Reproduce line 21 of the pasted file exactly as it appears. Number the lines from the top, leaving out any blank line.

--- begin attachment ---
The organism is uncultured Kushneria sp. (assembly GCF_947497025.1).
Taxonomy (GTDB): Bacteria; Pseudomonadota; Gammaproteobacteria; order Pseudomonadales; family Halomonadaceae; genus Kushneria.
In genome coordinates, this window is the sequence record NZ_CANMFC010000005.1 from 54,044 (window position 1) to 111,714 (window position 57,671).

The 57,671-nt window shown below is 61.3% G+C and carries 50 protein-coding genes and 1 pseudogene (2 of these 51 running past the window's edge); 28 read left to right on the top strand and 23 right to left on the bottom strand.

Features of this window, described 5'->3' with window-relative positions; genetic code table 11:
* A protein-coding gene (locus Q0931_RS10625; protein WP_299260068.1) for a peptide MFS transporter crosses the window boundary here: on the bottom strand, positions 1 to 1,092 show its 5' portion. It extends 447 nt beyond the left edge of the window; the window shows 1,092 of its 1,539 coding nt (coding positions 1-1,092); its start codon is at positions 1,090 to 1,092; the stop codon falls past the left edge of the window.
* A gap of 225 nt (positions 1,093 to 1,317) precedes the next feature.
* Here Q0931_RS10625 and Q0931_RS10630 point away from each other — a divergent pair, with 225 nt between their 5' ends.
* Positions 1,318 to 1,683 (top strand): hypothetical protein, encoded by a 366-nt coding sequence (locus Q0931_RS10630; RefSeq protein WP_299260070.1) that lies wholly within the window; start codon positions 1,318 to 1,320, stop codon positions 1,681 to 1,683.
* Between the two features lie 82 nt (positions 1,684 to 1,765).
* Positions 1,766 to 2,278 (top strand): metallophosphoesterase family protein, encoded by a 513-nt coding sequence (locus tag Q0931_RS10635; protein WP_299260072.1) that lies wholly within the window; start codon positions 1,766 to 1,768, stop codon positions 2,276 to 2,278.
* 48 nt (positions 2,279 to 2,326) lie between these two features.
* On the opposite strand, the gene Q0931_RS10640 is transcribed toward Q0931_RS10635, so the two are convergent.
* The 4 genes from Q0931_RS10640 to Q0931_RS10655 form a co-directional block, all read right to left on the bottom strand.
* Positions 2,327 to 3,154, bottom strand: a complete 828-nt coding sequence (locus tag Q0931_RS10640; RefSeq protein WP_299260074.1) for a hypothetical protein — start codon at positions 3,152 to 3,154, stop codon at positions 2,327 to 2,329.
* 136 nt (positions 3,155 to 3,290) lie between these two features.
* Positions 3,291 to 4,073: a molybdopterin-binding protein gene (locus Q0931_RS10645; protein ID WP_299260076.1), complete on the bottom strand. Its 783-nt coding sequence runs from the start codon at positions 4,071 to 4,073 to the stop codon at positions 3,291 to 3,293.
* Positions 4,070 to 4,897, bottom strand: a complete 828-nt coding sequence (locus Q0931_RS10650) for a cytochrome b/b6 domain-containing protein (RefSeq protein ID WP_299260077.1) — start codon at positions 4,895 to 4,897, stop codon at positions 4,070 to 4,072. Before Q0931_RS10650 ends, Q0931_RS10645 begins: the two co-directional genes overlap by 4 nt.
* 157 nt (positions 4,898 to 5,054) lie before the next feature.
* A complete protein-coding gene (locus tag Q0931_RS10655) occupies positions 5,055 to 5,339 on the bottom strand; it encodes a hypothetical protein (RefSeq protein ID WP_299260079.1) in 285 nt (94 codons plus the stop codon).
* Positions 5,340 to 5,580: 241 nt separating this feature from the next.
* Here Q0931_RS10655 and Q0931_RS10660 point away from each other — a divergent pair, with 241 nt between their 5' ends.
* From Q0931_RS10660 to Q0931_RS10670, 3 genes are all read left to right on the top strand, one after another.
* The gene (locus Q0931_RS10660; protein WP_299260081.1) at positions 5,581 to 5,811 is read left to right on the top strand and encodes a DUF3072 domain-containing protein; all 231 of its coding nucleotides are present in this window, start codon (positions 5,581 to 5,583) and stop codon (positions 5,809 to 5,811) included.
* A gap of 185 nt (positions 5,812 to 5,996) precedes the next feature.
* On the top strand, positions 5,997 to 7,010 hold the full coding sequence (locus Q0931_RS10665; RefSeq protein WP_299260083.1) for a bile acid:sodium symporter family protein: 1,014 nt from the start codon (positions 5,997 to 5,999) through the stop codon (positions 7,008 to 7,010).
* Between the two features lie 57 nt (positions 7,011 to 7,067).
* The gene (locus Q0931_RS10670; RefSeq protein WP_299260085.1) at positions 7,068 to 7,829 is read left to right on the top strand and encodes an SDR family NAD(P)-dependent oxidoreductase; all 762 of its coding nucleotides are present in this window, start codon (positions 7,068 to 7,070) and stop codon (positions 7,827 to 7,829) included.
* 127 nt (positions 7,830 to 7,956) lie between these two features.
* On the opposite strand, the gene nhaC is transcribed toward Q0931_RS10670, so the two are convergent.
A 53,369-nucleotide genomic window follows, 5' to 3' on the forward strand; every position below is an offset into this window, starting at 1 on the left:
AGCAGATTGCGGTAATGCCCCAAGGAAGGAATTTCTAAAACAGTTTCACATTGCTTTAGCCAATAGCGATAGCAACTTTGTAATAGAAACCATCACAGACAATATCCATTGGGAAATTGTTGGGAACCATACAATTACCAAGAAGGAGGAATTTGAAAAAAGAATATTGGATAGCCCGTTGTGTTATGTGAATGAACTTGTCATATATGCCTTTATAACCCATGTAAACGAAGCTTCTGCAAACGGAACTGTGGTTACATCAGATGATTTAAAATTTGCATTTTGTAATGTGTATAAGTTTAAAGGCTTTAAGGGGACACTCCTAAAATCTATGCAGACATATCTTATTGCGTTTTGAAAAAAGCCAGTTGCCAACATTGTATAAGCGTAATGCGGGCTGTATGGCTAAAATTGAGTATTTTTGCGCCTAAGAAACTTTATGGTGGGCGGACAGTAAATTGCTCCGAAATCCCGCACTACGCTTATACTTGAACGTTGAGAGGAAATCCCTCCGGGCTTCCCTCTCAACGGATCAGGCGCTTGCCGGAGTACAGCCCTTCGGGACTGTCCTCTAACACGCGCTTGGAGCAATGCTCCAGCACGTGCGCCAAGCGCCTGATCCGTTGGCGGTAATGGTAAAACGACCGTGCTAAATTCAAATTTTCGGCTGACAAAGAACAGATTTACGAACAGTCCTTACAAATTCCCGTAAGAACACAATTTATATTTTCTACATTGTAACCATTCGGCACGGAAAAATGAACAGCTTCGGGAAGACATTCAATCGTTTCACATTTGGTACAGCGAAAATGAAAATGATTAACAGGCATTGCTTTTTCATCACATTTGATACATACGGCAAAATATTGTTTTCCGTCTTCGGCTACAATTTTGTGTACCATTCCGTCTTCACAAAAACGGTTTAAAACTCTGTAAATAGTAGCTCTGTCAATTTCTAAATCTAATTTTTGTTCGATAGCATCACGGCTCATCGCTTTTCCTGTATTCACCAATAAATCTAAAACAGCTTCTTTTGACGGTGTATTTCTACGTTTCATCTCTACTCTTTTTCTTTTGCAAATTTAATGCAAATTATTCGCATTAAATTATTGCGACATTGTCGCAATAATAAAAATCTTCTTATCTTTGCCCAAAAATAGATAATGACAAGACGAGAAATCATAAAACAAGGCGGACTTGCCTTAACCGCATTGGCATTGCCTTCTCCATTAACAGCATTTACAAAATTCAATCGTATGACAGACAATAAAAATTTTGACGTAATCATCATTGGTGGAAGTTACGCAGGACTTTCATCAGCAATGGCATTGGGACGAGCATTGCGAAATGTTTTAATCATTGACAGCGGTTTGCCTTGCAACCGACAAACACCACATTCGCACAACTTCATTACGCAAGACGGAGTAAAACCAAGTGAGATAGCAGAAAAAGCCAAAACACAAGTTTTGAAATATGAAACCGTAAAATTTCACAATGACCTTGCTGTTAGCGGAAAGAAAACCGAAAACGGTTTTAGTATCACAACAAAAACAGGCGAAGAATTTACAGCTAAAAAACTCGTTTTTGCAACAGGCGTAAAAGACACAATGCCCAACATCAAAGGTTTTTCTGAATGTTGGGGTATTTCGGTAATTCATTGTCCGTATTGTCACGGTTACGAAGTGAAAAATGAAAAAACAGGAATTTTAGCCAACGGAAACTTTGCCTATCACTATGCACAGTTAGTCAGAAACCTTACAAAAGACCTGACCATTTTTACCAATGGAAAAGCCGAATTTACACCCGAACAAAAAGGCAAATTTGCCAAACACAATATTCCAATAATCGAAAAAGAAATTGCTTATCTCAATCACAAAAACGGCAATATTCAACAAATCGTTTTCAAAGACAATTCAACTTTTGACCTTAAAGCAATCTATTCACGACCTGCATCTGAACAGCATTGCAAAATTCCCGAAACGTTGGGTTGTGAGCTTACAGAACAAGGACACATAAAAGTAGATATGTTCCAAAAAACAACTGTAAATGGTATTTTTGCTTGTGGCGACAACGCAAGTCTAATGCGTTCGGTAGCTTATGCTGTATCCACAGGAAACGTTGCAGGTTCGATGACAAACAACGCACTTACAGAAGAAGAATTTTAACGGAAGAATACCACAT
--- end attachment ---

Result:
* Positions 5,340 to 5,580: 241 nt separating this feature from the next.